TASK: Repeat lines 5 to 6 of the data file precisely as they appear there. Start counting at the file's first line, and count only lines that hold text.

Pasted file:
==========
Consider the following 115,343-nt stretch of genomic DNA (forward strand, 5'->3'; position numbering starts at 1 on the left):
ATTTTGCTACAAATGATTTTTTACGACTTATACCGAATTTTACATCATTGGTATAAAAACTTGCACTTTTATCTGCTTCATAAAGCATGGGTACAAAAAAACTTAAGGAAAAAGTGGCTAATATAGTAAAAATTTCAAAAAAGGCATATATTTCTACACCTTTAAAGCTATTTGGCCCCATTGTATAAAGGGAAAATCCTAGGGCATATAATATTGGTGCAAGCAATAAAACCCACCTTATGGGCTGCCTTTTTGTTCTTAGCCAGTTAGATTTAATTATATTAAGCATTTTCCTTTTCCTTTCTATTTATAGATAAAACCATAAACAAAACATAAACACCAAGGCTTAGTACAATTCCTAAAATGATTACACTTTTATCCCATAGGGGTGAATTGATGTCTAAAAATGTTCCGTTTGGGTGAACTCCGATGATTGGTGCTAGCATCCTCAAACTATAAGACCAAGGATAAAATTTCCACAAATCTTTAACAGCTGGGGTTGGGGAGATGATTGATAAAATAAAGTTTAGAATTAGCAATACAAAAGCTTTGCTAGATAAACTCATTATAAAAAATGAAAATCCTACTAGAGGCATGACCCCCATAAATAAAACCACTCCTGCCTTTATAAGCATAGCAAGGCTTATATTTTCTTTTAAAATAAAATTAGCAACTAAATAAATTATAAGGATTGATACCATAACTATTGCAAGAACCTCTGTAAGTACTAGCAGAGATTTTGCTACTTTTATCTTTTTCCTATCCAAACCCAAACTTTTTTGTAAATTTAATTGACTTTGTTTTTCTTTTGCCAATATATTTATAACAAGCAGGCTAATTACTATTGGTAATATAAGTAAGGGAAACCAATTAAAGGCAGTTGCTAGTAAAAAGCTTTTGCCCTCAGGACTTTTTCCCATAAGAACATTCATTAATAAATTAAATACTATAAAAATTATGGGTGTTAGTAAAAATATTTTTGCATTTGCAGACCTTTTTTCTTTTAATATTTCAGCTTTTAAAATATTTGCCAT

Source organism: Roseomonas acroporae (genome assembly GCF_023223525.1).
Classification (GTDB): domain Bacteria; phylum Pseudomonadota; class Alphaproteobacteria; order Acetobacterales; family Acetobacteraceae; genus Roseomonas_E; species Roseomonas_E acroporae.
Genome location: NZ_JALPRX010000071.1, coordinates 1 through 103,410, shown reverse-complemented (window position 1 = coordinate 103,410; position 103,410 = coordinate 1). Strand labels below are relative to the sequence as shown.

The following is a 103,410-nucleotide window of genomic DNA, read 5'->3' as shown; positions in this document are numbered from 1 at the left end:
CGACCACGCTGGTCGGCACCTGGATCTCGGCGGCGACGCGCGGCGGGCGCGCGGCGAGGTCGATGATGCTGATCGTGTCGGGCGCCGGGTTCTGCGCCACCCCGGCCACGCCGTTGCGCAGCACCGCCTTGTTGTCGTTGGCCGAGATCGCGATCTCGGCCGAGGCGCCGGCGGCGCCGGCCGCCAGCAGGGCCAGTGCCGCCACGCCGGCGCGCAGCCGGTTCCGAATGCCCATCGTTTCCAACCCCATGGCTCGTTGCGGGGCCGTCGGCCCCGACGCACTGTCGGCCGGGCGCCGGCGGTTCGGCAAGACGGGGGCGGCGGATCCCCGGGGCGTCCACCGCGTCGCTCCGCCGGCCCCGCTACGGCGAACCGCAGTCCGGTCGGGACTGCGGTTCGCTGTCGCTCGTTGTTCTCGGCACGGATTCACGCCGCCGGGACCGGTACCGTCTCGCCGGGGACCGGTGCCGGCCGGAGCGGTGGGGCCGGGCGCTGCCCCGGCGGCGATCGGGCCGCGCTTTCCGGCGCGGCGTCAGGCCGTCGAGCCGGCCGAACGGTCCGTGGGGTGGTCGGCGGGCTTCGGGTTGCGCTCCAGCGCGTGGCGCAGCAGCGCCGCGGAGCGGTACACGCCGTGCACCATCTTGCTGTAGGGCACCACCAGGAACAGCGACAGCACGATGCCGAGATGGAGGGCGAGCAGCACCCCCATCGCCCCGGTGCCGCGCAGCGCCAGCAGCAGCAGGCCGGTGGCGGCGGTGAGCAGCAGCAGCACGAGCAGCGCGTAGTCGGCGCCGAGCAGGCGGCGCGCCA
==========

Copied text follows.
Genome location: NZ_JALPRX010000071.1, coordinates 1 through 103,410, shown reverse-complemented (window position 1 = coordinate 103,410; position 103,410 = coordinate 1). Strand labels below are relative to the sequence as shown.

The following is a 103,410-nucleotide window of genomic DNA, read 5'->3' as shown; positions in this document are numbered from 1 at the left end: